As President Biden was planning a politically risky trip to Saudi Arabia this summer, his top aides thought they had struck a secret deal to boost oil production through the end of the year — an arrangement that could have helped justify breaking a campaign pledge to shun the kingdom and its crown prince.
It didn’t work out that way.
Mr. Biden went through with the trip. But earlier this month, Saudi Arabia and Russia steered a group of oil-producing countries in voting to slash oil production by two million barrels per day, the opposite of the outcome the administration thought it had secured as the Democratic Party struggles to deal with inflation and high gas prices heading into the November elections.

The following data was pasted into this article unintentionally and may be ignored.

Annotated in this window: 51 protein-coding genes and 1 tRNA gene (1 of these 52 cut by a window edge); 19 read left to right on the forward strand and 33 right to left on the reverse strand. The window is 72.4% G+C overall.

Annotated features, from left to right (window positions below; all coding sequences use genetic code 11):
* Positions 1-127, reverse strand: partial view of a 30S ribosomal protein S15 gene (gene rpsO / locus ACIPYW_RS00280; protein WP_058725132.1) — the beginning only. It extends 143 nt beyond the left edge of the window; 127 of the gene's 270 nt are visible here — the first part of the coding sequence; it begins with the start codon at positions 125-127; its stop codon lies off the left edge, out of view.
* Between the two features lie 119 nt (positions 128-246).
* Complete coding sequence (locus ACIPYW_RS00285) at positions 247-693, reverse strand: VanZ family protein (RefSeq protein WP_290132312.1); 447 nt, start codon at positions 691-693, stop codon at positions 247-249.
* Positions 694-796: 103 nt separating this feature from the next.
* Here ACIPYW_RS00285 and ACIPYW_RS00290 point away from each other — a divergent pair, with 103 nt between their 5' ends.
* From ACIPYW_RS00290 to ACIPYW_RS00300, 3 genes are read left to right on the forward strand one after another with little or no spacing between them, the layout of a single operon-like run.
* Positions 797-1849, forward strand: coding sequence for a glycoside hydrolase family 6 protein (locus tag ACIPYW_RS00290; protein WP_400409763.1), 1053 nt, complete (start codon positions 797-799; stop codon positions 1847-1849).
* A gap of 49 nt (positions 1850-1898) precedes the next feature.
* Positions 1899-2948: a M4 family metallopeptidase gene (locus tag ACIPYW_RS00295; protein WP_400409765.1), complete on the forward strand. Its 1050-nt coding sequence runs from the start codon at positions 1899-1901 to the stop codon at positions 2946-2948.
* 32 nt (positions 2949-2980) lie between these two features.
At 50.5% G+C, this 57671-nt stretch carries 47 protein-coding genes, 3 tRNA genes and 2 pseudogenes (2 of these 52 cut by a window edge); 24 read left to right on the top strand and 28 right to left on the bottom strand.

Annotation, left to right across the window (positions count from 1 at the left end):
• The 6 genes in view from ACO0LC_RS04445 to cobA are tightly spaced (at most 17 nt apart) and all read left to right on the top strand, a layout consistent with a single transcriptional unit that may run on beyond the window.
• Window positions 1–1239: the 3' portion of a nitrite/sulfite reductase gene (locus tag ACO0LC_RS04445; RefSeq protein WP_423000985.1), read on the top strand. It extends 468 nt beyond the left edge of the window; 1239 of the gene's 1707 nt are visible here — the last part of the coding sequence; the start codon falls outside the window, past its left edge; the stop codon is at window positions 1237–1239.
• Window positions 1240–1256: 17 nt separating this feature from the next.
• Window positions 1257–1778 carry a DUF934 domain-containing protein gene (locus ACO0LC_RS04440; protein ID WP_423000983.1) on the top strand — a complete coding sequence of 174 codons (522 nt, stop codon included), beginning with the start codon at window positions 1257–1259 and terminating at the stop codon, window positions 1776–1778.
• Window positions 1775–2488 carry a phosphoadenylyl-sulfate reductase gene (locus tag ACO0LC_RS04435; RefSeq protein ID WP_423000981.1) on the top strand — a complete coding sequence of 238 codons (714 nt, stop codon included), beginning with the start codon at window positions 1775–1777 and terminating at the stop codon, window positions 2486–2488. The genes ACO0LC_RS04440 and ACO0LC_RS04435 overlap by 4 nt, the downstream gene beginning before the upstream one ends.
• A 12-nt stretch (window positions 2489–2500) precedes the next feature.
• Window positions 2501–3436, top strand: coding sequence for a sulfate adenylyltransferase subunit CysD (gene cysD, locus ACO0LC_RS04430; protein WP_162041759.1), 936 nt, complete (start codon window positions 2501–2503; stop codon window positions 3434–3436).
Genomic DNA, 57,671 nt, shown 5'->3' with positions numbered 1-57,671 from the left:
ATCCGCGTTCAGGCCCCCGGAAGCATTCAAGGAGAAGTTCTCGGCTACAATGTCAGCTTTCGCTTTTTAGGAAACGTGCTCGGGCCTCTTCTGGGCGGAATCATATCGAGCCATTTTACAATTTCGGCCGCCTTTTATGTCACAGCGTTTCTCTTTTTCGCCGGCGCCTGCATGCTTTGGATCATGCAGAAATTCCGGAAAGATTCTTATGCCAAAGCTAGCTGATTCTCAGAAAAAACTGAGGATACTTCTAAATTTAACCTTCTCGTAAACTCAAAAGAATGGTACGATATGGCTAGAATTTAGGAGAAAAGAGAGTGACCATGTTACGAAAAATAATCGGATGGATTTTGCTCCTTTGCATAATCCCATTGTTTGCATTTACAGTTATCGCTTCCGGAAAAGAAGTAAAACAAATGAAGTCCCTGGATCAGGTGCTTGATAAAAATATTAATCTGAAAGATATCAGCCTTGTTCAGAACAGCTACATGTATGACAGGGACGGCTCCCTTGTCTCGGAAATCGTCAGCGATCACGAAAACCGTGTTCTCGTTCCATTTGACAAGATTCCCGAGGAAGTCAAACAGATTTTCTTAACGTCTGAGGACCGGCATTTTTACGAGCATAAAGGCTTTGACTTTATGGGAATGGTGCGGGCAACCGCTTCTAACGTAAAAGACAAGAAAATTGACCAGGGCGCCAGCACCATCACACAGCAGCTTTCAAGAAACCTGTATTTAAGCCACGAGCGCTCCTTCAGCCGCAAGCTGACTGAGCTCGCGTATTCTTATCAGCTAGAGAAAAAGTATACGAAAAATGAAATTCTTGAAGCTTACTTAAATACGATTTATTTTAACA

The move led angry Biden administration officials to reassess America’s relationship with the kingdom and produced a flurry of accusatory statements between the two governments — including a charge by the White House that Saudi Arabia was helping Russia in its war in Ukraine.